If I had a daughter, against all advice to the contrary, I would tell her she is beautiful. I would also tell her she is clever, important and capable of great love, but I would still insist she is beautiful.
Some feminists believe that claiming the label of beautiful means women are striving to meet some predetermined standard of attractiveness for the male gaze. I disagree. Beauty is a term we apply to many things other than human beings.
There are beautiful songs, beautiful sunsets, beautiful paintings and beautiful words. There isn’t one characteristic that is common to all these things. When we say something is beautiful we are not describing a size, a shape, or colour — we are describing an emotional experience. Beauty is an illusive essence that captures our attention, that stops us in our tracks, that catches our eye. It brings the observer a perfect moment of pleasure in a world filled with chaos and noise.
And beauty isn’t about being the same. In fact, it is the unusual shade of pink in the sky, the unexpected combination of words, and the errant freckles or gap in the teeth that define a beautiful thing. As Karl Lagerfeld said, “There is no beauty without strangeness.”
I reject the notion that we have to renounce our right to celebrate beauty in ourselves or in others, in order to fully realise our equality with men. Wearing pretty clothes, adorning ourselves with jewelry or flowers, and painting our faces are legitimate ways to feel more beautiful. Women have embellished their bodies for thousands of years. We don’t have to stop because someone says we’re playing into a misogynistic game fueled only by sexual desire.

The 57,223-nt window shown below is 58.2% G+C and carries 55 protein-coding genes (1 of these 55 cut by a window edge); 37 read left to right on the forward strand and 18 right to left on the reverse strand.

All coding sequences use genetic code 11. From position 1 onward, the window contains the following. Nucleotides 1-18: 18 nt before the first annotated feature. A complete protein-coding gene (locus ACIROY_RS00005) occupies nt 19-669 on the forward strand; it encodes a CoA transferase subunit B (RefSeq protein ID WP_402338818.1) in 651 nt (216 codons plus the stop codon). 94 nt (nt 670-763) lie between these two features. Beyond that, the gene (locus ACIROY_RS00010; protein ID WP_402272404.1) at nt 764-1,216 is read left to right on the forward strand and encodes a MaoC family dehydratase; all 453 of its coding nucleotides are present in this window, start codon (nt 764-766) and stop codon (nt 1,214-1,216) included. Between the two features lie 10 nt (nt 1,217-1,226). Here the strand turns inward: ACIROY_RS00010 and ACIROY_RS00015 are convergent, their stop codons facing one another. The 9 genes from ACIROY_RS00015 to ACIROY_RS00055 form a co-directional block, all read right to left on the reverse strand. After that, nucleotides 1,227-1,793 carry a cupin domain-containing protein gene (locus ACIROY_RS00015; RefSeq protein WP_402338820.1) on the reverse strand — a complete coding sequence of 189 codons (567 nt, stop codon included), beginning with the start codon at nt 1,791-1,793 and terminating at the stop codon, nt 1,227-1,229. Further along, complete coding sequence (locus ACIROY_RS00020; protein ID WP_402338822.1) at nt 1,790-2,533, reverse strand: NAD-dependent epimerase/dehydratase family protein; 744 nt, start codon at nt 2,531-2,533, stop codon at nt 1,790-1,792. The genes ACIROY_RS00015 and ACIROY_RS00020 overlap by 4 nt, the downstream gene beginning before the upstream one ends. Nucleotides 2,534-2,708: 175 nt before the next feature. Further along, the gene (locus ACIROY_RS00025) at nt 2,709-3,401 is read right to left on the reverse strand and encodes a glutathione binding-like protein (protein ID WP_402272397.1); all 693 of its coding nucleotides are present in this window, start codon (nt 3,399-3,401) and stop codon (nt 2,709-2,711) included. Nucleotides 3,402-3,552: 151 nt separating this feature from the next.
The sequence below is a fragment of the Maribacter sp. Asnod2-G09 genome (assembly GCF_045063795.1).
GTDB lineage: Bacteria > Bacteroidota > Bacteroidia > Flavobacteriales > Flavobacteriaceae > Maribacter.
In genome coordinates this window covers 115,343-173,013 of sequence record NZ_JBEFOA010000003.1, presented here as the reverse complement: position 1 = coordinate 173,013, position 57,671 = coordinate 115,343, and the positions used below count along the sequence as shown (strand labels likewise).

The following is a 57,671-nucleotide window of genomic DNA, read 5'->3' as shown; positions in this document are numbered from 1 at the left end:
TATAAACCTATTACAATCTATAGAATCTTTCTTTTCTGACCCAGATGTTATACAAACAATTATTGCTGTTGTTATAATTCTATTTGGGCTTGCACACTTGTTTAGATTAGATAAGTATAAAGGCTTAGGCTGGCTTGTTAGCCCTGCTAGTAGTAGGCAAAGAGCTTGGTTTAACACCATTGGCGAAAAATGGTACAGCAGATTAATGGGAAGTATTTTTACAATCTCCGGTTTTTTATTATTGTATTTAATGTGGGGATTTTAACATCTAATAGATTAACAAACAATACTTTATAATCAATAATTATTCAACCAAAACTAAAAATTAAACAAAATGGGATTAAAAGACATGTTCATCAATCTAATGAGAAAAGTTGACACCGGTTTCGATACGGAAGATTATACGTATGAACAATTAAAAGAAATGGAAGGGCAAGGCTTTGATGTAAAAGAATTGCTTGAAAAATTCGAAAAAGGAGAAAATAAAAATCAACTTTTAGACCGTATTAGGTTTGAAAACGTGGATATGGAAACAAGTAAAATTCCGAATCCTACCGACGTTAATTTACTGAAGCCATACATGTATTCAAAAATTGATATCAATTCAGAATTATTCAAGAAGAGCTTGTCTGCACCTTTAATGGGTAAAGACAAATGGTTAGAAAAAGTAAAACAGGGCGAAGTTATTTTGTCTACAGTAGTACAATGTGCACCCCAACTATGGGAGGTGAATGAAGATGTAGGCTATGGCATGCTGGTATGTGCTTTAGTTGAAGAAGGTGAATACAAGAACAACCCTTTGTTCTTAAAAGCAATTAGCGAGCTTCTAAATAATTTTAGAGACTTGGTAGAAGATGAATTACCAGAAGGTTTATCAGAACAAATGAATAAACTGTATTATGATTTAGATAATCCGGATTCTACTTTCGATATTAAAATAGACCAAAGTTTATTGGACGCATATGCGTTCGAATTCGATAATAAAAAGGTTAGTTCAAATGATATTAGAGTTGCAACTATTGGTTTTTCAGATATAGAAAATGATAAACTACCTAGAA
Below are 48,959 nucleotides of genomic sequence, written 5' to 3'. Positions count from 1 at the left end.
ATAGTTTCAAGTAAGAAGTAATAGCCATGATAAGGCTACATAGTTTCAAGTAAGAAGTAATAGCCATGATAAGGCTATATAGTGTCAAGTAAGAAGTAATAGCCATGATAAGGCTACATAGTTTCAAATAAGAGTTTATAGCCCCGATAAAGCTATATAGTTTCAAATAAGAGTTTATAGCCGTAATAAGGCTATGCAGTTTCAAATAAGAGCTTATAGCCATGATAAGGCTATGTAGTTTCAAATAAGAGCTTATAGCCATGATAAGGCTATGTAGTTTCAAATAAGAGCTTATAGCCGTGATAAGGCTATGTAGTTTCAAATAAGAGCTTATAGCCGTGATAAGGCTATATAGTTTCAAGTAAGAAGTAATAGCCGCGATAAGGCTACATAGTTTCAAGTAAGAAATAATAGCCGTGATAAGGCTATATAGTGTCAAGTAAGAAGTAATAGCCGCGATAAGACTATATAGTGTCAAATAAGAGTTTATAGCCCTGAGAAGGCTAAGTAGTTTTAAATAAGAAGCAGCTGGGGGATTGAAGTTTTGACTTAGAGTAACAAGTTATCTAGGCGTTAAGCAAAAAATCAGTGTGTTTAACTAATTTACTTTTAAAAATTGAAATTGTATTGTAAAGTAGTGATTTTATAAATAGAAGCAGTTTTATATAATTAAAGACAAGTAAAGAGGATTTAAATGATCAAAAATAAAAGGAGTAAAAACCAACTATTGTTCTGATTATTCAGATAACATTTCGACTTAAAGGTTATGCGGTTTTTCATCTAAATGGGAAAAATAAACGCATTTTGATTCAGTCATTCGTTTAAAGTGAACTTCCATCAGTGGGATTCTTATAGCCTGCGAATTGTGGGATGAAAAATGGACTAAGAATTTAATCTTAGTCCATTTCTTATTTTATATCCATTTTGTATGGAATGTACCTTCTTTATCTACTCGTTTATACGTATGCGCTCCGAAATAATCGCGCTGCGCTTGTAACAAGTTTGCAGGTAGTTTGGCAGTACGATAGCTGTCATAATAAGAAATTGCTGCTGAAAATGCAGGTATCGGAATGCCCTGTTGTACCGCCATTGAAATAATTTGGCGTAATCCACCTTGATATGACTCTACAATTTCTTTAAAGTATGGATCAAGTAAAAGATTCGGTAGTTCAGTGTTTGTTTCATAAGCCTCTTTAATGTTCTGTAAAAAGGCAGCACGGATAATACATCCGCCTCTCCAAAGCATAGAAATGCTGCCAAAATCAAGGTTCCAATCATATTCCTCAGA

If I had a daughter, I would tell her she is beautiful, because she is worthy of my attention, a bright point of joy and love in a life that is sometimes filled with shadows. She would be as beautiful as the haunting voice of a cello solo, or the impossible turquoise of an island ocean. I would tell her she is beautiful to the only people who matter — those who love her. And I would do my best to make sure she continued to believe it for the rest of her life.
Tell me, what kind of “strangeness” makes you beautiful?
This post is part of the April A to Z Challenge.